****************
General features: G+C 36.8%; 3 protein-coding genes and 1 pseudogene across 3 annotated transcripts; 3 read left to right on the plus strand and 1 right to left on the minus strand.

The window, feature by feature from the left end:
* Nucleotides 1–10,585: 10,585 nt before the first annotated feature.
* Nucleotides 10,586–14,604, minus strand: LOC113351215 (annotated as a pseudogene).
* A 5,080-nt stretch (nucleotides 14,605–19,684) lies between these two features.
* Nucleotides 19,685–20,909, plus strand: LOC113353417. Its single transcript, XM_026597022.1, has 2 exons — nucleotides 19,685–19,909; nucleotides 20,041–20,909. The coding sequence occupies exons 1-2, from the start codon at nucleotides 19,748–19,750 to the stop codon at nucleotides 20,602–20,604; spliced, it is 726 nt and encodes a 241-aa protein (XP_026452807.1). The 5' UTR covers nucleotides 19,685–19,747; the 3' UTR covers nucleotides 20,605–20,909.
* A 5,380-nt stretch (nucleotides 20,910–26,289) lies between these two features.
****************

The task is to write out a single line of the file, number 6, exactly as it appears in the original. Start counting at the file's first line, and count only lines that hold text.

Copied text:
* Nucleotides 19,685–20,909, plus strand: LOC113353417. Its single transcript, XM_026597022.1, has 2 exons — nucleotides 19,685–19,909; nucleotides 20,041–20,909. The coding sequence occupies exons 1-2, from the start codon at nucleotides 19,748–19,750 to the stop codon at nucleotides 20,602–20,604; spliced, it is 726 nt and encodes a 241-aa protein (XP_026452807.1). The 5' UTR covers nucleotides 19,685–19,747; the 3' UTR covers nucleotides 20,605–20,909.